E M B O D I M E N T : mental and physical geographies of the neo-nomad
Embodiment : mental and physical geographies of the neo-nomad
Mental and physical geographies of the neo-nomad
Massachusetts Institute of Technology. Dept. of Architecture.
William L. Porter.
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Globalization is today significantly debated. The ineluctable phenomenon has led to homogenization, hybridization, cultural confusion, and social disorders. The resulting chaos has been translated by a loss of landmarks, which has consequently engendered mental and physical displacements. New species, hybrids, have emerged from these various cultural encounters. Displaced, these populations of the border, the 'third' space, have developed their adaptation skills, including choice and negotiation, in order to assert a sense of belonging. Among the plethora of today's nomads such as refugees, global workers, and immigrants for example, hybrids are species that have mutated. They have become something detached from established orders, and not attached to any specific place. Like nomads, they move and adapt. Neo-nomads, then, in their effort to adapt and build a sense of belonging not bound to place, reminds us of the traditional nomads. By analyzing the hybrid, the ensuing spatiality, skins, and geographies of the neo-nomad, this thesis offers an open-ended discussion about mobility, connectivity and space. These observations lead to the conclusion that nomads we were, nomads we are, and nomads we will be, always.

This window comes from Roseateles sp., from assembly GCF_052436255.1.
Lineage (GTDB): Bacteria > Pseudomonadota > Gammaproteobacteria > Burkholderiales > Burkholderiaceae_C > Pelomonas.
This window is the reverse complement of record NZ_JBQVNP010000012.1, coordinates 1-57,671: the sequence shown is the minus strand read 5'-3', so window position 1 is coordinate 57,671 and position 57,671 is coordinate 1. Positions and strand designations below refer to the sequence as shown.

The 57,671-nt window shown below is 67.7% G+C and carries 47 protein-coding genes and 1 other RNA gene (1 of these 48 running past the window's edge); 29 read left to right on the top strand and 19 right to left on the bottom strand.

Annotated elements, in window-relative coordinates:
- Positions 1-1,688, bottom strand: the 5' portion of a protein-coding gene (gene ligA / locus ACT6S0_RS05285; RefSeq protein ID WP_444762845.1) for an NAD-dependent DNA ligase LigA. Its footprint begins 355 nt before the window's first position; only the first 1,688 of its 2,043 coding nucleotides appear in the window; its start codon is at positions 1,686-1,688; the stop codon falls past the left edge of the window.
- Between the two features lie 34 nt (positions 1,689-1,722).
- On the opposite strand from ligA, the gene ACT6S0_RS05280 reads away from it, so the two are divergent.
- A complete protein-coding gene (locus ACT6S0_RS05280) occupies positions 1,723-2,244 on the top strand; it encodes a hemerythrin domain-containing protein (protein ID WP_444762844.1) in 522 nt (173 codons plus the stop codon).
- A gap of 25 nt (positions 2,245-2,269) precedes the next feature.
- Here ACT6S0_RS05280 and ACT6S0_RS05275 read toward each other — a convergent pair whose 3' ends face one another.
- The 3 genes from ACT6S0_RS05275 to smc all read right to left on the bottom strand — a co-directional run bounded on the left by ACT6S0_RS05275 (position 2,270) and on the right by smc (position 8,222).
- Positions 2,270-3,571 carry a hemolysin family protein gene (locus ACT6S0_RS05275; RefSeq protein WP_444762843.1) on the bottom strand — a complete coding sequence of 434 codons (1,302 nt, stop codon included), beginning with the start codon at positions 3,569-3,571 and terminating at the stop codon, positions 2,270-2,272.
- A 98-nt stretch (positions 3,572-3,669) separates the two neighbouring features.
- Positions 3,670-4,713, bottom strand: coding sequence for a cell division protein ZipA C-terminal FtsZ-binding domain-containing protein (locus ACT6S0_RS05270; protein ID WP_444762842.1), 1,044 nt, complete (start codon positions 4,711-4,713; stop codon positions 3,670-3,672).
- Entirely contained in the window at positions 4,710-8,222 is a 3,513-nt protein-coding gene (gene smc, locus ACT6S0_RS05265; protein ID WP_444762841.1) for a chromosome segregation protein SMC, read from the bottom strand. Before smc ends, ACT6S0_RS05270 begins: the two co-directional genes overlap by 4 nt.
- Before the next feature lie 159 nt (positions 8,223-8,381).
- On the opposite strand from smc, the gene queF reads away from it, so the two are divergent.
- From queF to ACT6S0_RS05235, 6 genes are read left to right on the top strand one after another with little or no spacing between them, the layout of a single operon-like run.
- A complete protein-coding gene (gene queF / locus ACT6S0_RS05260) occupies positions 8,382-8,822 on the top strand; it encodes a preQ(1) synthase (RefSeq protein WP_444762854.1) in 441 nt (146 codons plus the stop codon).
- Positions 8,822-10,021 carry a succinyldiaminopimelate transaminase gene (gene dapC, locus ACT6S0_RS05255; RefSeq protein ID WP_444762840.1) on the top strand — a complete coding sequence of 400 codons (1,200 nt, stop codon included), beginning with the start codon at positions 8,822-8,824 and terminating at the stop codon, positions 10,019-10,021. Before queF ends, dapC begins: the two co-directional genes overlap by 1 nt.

Thesis (S.M.)--Massachusetts Institute of Technology, Dept. of Architecture, 2001.Includes bibliographical references (leaves 57-58).
DepartmentMassachusetts Institute of Technology. Dept. of Architecture.
Massachusetts Institute of Technology